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What Sort of Nation?

Teacher notes

What sort of nation have Australians sought to create? What sort of nation do they want in the future? What can our public policy tell us about our national identity? These questions are explored in the context of public policy on the composition of the population, the management of the economy and the distribution of wealth.

About the unit | Indicators of student achievement | Background notes | Discovering Democracy resources | Other resources | Links to other units | Notes

About the unit

  • The meaning and relevance of images of a nation
  • The demography of Australia: immigration policies and practices
  • Economic policies: work and the marketplace
  • Social policies: historical and contemporary debates about welfare

Contexts: images of Australia, Australia’s population over time, changes in the nature of employment and working conditions, the impact of globalisation on trade policies, systems of welfare and their limits

Indicators of student achievement

The student can:

  • identify significant and changing representations of Australia as a nation
  • describe some aspects of immigration, welfare and economic policies over time
  • evaluate ways Australian society maintains cohesion and allows for diversity
  • justify opinions about the future nature of the Australian nation.

Background notes

In the first years after Federation, many Australians wanted their country to be different from the class-divided British society from which most of them had come. They wanted a society in which everyone was entitled to a ‘fair go’.

In attempts to ensure generally high living standards, the early national governments adopted policies which were intended to protect the country and its population - controlling migration on the basis of race, establishing tariff walls to support local business and industry and legislating for a series of measures to ensure the quality of working conditions and social welfare. At the time Australia was viewed internationally as something of a social laboratory for the implementation of new ideas about the role and responsibility of governments.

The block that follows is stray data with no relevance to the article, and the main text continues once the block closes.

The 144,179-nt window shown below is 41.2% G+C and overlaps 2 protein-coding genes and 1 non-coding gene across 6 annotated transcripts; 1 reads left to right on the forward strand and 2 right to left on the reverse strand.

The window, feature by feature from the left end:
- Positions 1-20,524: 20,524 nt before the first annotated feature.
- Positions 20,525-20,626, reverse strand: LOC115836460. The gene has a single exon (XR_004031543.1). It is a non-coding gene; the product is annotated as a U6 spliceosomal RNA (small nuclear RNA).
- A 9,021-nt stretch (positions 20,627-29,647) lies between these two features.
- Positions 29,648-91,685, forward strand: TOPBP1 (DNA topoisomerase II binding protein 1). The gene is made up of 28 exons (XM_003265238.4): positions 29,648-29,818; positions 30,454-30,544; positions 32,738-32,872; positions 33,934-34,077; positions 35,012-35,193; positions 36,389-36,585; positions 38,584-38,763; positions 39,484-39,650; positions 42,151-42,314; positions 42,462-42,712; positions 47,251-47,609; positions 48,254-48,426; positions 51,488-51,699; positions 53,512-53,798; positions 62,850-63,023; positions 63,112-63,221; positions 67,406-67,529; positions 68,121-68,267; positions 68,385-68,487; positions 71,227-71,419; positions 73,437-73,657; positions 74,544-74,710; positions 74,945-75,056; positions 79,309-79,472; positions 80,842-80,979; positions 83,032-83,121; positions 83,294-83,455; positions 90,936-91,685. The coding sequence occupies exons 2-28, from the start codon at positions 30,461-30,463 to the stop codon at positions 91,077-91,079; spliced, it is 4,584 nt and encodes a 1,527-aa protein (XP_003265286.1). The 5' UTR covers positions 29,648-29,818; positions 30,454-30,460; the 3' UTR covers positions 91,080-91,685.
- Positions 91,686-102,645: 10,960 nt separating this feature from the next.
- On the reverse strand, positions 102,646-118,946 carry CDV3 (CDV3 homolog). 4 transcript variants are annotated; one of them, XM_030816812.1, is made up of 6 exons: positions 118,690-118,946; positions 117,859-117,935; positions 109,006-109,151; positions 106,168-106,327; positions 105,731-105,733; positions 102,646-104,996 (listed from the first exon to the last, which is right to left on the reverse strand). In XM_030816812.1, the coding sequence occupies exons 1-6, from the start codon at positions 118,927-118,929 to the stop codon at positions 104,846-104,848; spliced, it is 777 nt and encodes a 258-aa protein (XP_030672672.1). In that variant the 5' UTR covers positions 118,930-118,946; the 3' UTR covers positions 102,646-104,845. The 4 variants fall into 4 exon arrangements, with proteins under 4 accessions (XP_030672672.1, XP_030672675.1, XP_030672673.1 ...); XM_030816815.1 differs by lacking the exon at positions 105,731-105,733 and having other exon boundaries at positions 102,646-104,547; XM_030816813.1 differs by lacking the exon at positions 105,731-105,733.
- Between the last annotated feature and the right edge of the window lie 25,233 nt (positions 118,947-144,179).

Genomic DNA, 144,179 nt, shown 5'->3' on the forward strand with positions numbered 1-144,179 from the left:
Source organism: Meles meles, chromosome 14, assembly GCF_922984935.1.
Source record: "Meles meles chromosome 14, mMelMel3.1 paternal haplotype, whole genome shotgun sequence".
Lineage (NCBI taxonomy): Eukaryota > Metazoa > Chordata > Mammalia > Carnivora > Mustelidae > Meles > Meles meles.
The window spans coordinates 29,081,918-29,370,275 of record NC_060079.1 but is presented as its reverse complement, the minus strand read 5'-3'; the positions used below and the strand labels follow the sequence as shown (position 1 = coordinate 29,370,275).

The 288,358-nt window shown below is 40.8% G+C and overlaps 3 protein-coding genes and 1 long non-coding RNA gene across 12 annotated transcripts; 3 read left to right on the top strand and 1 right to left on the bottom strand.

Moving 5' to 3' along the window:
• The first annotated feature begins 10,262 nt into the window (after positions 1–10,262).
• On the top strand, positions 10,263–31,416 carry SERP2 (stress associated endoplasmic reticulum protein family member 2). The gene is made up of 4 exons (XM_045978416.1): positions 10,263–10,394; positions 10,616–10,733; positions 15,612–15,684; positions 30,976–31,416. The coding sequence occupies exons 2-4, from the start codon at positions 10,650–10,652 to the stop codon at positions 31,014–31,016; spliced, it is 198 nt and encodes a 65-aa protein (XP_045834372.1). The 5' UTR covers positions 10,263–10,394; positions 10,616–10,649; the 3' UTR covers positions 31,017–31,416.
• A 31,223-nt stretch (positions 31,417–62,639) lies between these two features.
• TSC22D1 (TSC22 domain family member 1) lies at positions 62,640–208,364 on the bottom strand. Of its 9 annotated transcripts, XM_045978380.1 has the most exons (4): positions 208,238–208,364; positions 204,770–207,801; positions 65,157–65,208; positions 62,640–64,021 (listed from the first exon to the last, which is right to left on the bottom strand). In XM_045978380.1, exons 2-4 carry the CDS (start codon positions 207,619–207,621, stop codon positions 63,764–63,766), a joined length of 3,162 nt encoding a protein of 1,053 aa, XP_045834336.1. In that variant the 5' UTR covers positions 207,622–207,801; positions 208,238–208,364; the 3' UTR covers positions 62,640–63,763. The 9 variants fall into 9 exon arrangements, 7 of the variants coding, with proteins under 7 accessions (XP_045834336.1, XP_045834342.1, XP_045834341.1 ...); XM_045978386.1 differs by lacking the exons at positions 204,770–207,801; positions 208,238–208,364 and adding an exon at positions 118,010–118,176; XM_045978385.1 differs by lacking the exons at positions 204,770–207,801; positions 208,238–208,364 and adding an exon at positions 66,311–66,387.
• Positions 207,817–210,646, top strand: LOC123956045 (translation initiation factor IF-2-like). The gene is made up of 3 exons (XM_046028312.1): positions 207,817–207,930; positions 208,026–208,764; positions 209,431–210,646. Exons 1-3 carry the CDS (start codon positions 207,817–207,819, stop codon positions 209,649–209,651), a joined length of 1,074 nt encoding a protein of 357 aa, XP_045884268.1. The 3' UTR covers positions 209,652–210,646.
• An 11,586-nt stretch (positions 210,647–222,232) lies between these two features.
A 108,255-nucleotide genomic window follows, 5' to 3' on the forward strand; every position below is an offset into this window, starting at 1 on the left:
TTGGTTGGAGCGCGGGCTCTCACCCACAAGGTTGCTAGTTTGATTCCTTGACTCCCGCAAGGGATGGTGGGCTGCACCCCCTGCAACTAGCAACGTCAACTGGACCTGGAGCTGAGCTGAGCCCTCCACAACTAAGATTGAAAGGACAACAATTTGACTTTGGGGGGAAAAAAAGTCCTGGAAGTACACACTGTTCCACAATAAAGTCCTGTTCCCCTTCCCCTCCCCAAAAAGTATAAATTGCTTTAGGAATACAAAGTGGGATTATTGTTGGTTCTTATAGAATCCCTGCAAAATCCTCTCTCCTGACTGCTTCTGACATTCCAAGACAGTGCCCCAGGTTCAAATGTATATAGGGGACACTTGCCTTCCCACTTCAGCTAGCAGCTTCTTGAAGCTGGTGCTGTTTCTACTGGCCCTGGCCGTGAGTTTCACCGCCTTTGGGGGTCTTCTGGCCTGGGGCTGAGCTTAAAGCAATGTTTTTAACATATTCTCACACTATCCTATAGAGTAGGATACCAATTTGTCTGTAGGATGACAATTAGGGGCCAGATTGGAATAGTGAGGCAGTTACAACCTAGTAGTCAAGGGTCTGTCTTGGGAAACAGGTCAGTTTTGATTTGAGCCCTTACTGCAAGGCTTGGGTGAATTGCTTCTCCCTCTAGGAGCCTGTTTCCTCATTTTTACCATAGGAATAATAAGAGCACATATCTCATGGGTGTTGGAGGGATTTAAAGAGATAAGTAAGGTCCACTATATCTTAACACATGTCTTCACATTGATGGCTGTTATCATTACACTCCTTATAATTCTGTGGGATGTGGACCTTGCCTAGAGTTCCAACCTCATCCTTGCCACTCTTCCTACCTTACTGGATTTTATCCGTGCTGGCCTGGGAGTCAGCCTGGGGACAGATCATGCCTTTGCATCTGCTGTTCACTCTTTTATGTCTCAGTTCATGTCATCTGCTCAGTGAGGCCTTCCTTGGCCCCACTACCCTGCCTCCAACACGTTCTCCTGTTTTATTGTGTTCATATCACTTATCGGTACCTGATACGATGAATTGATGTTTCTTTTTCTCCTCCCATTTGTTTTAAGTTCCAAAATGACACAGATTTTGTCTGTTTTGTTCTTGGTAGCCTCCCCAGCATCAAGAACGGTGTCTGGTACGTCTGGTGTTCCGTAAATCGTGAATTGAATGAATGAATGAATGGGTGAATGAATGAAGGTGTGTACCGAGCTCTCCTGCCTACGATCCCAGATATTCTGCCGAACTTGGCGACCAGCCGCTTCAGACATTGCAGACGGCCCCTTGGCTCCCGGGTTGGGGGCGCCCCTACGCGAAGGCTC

During the course of the century, a number of demographic, social and economic trends occurred which would redefine that civic image.

The change in the nature and sources of immigration was one of these trends. The tension between social and economic arguments about migration came to a head after World War II when, for both economic and defence reasons, a massive program was mounted to support immigration from countries other than Britain and Ireland. The cluster of legislation which embodied a policy of a 'White Australia' was increasingly undermined by the facts of the make-up of Australia's population as well as a growing body of public opinion that a race-based policy was insupportable.

This change was followed by a new official acceptance of cultural diversity. Where assimilationist policies and practices had dominated treatment of Indigenous peoples and immigrants, integration in the context of a pluralist and diverse culture became the tenor of government policy.

Disputes over the value and viability of government-imposed economic protection was one of the key issues that held up Federation. Changing patterns in trade, established again after World War II, re-opened the argument. In more recent years the globalisation of the economy has accelerated demands for review of tariff policy internationally. Proponents of the free market as the most efficient and effective means of production and of establishing and maintaining ‘real’ jobs have become increasingly ascendant.